This morning I read on CNN that “Authorities across the United States worked to increase security on subways, trains, and other potential targets...”. That’s really, really stupid. If someone wants to kill you so badly that he doesn’t mind dying in the process, chances are he’s probably going to get you, and a few more cops on the subway aren’t going to help. As for London, well we’re all Londoners today; but in the big picture Londoners have proven, plenty of times, that you can’t push them around this way. So this was not just sick, twisted and evil, but also futile. That’s three Western capitals in four years, yeah they’ll probably come back and do it again, and “tightened security” is just treating the symptoms. What’s the alternative? This may sound nuts, but doing our best to just ignore them would be good. They’re not gonna cause any policy changes this way, but at least they get to control what’s on CNN & the BBC for a while; maybe if they couldn’t even do that, the strap-on bomb would be less attractive. My other radical suggestion—which some will denounce as treason—is to work harder at figuring out the “Why?” of it. I’m not saying that there’s any political grievance to which attacking New York, Madrid or London is a reasonable response. But when something is driving enough people into insane belief systems that we see regular explosions in our cities, it would be smart to care—a lot—what that something is. Because, on the evidence, I don’t think the leaders of the Western world have a clue. [Update: This one got lots of linkage, but until today the only direct feedback was from Savanna Slave of “Porn Pic a Day dot Com” (no kidding), who said “We understand ’em just fine”, and from Christaan Briggs, who quoted at length from Osama. I don’t think I’ll link to either, but you can find them if you want. On the other hand, Britt Blaser wrote a big essay, which I highly recommend.]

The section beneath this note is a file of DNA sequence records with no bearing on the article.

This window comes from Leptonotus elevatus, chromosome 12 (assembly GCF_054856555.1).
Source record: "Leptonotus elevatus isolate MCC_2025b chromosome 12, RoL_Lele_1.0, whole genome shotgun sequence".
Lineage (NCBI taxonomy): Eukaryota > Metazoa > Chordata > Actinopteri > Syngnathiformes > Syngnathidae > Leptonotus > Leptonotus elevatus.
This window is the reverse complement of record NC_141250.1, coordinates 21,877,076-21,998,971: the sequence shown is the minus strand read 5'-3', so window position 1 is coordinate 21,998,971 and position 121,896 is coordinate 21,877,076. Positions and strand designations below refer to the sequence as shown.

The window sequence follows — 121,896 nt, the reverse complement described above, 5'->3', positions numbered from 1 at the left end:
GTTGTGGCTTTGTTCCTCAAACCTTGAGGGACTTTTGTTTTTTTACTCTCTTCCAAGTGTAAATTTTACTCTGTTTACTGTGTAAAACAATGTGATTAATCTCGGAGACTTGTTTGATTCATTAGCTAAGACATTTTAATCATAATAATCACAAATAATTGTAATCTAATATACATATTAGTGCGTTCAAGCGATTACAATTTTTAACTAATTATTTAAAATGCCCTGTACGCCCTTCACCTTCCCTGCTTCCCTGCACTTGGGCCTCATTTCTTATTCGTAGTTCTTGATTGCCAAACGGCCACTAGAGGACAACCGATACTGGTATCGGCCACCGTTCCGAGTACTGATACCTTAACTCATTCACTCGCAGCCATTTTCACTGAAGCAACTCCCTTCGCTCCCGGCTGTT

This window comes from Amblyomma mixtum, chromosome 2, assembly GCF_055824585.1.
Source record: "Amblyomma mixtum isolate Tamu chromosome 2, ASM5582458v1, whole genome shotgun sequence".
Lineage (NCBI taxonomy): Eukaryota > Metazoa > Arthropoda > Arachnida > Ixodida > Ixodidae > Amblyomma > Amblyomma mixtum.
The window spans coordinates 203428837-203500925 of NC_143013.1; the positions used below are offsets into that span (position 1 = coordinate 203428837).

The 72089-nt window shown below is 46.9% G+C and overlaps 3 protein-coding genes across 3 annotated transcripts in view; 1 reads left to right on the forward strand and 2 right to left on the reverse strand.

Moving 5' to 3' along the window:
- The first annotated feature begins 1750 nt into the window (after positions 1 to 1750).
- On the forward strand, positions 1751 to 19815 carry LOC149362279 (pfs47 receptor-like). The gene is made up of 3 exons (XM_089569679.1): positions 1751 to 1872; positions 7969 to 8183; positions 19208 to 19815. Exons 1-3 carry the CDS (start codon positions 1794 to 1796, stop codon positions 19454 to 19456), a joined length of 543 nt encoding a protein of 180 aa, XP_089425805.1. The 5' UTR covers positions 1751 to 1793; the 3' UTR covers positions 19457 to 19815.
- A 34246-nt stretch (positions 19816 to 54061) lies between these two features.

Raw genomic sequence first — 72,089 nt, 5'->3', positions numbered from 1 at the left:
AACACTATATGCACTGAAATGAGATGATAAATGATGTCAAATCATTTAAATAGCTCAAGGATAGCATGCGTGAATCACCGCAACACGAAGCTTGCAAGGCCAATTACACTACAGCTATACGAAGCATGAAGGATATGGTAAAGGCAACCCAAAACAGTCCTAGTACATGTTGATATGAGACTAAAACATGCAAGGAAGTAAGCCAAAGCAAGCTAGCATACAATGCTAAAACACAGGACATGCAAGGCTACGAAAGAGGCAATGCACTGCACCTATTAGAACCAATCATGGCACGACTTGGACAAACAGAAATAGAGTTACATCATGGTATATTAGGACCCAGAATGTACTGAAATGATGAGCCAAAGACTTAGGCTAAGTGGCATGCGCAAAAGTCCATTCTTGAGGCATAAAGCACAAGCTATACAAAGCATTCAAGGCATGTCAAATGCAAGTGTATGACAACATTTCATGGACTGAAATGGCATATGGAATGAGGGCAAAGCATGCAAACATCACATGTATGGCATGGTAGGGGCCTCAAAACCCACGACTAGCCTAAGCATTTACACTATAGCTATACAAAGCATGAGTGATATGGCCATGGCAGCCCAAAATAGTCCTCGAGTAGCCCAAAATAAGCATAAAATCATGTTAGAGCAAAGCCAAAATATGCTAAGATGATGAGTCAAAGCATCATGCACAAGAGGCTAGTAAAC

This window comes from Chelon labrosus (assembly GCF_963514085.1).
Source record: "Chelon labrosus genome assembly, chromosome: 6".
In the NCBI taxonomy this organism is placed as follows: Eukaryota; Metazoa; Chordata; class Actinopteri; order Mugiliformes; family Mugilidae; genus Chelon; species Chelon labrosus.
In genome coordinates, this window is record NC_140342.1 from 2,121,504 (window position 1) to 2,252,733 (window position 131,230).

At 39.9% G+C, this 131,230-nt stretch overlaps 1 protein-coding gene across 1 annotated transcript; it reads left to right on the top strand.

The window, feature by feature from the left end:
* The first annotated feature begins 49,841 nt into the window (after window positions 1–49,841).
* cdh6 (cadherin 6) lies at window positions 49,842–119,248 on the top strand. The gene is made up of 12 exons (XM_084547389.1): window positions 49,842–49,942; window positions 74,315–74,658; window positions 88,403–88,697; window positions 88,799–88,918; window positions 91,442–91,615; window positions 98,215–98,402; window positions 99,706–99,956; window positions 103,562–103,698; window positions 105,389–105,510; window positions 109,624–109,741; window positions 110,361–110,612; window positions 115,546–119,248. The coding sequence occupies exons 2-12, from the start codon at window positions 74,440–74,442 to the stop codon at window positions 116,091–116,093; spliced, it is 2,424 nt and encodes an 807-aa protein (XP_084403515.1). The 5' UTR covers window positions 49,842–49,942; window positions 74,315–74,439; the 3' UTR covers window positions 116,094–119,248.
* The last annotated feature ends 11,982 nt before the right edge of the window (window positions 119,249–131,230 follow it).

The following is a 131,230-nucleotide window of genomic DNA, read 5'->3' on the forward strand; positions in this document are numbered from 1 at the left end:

author · Dad · software · colophon · rights
picture of the day
July 07, 2005
· The World (107 fragments)
· · Places
· · · Britain (4 fragments)
· · · · London
· · Politics (143 more)

By .

I am an employee
of, but
the opinions expressed here
are my own, and no other party
necessarily agrees with them.

A full disclosure of my
professional interests is
on the author page.